by Scott Benson
Mike Reiss of the Boston Globe has left his local and national contemporaries in his wake this morning with an exclusive interview with Patriots coach Bill Belichick and Vice-President Scott Pioli on the ‘Spygate’ controversy that has swirled around the team since the Patriots were nabbed breaking league rules in September.
For the first time, Belichick and Pioli offer extended comments on the controversy, which found new legs just before the Super Bowl with new allegations of taping improprieties and even the threat of intervention by the US Senate.
Over the past several days, a number of Pats fans have wondered when, if ever, the team would ‘fight back’ against the charges that envelop them. Today, the team responds in surprising, unannounced fashion. The highlights:
*Belichick flatly denies ever authorizing the taping of another team’s walkthrough, or ever being involved in such a practice during his coaching career;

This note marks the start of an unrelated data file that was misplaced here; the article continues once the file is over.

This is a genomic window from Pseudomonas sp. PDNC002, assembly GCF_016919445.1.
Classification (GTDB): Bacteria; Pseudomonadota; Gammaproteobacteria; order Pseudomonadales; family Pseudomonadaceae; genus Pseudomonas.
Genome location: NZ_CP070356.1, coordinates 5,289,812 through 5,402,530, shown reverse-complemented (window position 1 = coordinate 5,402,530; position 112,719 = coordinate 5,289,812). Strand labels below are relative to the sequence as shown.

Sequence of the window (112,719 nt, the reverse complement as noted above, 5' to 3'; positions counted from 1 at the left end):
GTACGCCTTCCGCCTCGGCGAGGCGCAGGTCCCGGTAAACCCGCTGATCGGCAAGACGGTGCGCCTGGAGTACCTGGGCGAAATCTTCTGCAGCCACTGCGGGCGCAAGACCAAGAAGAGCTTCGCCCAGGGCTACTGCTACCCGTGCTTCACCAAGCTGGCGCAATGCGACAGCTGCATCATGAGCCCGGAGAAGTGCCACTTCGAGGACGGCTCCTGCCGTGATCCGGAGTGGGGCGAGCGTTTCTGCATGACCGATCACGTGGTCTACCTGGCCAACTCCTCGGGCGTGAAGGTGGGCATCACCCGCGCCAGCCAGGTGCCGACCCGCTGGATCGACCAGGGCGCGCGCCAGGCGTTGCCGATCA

*Pioli says Matt Walsh, the former team employee who claims he has evidence that will further damage the Patriots, was dismissed by the team in 2003 when Pioli learned Walsh was secretly tape-recording conversations between the two;
*Belichick offers his first extended explanation of the taping practices that led to the heaviest sanction in NFL history, denying that tapes of defensive signals were ever used in the game in which they were shot, and asserting they were of minimal impact to the team’s future preparation;
*When Reiss presses Belichick on why he bothered to tape when the impact was minimal, the coach predictably responds “Why do anything?” before acknowledging that it could have all been avoided;
*Pioli details Walsh’s employment history with the Patriots, which seems to contradict previous media reports as to Walsh’s responsibilities with the team.